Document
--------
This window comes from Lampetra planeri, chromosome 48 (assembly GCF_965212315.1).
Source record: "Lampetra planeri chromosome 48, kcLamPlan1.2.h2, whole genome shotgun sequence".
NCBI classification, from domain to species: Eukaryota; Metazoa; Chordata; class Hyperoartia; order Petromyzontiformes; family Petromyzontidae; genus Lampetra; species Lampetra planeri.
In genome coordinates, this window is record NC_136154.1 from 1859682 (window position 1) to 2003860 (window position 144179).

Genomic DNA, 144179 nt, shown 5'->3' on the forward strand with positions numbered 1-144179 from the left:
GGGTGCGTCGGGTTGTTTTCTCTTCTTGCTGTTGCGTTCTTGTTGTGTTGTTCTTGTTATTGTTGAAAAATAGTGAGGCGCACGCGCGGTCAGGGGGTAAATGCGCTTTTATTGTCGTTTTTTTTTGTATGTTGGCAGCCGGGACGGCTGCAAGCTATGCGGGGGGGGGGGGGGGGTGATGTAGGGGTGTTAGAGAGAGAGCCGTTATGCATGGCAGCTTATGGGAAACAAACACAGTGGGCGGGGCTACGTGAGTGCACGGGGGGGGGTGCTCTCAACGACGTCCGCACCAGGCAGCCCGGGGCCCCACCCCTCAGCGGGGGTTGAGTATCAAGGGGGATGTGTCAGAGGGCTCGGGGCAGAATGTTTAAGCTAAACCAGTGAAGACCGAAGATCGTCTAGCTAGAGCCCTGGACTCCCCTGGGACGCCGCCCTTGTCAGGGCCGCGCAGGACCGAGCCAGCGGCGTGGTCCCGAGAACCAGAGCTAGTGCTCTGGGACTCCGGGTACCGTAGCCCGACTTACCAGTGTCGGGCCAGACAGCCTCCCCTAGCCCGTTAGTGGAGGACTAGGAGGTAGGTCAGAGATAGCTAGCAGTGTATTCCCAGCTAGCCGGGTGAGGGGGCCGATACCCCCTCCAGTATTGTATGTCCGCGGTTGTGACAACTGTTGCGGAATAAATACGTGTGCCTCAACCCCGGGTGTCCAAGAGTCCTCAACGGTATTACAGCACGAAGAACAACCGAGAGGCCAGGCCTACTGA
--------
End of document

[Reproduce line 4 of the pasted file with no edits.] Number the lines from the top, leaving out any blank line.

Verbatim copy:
In genome coordinates, this window is record NC_136154.1 from 1859682 (window position 1) to 2003860 (window position 144179).